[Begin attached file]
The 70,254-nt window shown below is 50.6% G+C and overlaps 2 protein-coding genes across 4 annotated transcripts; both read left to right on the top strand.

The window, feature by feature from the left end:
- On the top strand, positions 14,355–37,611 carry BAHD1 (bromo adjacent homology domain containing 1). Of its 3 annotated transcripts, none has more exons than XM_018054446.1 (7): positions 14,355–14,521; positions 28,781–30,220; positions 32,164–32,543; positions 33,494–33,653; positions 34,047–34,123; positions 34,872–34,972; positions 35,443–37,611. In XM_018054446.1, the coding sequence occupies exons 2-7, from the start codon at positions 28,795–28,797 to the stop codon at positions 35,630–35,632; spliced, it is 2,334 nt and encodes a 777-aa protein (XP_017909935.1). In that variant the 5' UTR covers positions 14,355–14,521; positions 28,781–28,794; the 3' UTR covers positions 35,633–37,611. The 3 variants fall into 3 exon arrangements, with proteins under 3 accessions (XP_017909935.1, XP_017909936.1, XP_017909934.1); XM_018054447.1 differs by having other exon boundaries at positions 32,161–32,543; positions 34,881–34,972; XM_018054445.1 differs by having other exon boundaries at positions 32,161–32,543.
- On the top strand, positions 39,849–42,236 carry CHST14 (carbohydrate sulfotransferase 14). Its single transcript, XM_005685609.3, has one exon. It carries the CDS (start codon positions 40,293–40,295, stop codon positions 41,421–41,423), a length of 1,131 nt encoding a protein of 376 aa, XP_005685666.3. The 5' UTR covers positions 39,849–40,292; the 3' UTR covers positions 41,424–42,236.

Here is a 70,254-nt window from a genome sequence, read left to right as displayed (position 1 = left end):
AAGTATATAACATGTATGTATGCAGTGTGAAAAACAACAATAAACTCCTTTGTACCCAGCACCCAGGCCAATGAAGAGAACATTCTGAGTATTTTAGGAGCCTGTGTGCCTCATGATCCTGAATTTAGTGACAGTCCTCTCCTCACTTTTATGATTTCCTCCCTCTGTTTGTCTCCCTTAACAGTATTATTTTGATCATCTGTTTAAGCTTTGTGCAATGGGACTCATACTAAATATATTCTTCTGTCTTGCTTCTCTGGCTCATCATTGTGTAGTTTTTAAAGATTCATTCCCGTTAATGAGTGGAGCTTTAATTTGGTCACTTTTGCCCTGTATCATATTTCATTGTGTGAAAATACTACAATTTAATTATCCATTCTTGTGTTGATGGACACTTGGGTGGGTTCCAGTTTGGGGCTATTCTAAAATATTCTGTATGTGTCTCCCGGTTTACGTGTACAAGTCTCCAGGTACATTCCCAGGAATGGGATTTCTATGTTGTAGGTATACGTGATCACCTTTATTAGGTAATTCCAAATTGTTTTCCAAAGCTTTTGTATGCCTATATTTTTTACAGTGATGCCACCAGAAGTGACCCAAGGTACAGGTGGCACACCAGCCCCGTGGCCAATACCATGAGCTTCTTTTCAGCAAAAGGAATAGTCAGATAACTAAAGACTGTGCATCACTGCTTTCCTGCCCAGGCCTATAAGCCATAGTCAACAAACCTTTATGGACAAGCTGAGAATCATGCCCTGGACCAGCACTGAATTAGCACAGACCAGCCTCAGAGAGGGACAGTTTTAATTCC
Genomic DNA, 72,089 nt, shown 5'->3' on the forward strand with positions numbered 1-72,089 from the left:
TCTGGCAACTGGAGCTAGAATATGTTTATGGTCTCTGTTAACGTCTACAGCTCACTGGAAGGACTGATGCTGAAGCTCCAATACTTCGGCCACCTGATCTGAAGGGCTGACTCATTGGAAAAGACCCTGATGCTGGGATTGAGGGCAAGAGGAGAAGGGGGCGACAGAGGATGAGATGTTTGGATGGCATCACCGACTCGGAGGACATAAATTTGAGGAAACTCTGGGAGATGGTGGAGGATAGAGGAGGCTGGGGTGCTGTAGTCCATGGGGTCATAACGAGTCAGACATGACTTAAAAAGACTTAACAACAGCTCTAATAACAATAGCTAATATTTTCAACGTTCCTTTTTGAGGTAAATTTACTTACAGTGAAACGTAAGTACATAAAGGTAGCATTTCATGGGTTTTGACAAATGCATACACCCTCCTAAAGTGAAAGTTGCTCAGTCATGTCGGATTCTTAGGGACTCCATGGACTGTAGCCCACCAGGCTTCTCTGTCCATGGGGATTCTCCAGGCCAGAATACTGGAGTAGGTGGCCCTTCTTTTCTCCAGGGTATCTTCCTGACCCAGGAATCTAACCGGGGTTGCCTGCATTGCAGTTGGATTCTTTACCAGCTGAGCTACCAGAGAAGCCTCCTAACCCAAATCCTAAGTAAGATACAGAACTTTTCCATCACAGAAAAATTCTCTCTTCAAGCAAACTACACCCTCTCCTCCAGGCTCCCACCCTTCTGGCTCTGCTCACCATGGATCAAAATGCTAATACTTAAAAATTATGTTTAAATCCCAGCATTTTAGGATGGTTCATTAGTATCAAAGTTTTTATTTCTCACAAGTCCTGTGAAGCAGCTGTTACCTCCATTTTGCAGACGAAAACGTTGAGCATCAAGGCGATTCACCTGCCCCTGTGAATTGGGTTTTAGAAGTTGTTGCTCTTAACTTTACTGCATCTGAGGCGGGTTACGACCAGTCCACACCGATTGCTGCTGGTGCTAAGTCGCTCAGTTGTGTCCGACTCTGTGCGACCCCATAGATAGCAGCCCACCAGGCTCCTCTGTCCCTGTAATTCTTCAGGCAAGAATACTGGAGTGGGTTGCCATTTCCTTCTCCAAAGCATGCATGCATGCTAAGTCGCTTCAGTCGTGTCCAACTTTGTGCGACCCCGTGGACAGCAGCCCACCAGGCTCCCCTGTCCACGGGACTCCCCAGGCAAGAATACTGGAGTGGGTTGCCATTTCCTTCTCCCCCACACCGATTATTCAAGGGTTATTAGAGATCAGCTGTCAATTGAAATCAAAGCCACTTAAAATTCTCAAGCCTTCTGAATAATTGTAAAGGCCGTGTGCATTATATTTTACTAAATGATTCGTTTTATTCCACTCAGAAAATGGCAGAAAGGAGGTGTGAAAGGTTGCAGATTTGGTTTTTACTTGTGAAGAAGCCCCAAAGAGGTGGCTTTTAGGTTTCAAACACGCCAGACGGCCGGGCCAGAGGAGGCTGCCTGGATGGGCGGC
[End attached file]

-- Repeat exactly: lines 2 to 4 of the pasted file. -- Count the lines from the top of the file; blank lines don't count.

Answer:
The window, feature by feature from the left end:
- On the top strand, positions 14,355–37,611 carry BAHD1 (bromo adjacent homology domain containing 1). Of its 3 annotated transcripts, none has more exons than XM_018054446.1 (7): positions 14,355–14,521; positions 28,781–30,220; positions 32,164–32,543; positions 33,494–33,653; positions 34,047–34,123; positions 34,872–34,972; positions 35,443–37,611. In XM_018054446.1, the coding sequence occupies exons 2-7, from the start codon at positions 28,795–28,797 to the stop codon at positions 35,630–35,632; spliced, it is 2,334 nt and encodes a 777-aa protein (XP_017909935.1). In that variant the 5' UTR covers positions 14,355–14,521; positions 28,781–28,794; the 3' UTR covers positions 35,633–37,611. The 3 variants fall into 3 exon arrangements, with proteins under 3 accessions (XP_017909935.1, XP_017909936.1, XP_017909934.1); XM_018054447.1 differs by having other exon boundaries at positions 32,161–32,543; positions 34,881–34,972; XM_018054445.1 differs by having other exon boundaries at positions 32,161–32,543.
- On the top strand, positions 39,849–42,236 carry CHST14 (carbohydrate sulfotransferase 14). Its single transcript, XM_005685609.3, has one exon. It carries the CDS (start codon positions 40,293–40,295, stop codon positions 41,421–41,423), a length of 1,131 nt encoding a protein of 376 aa, XP_005685666.3. The 5' UTR covers positions 39,849–40,292; the 3' UTR covers positions 41,424–42,236.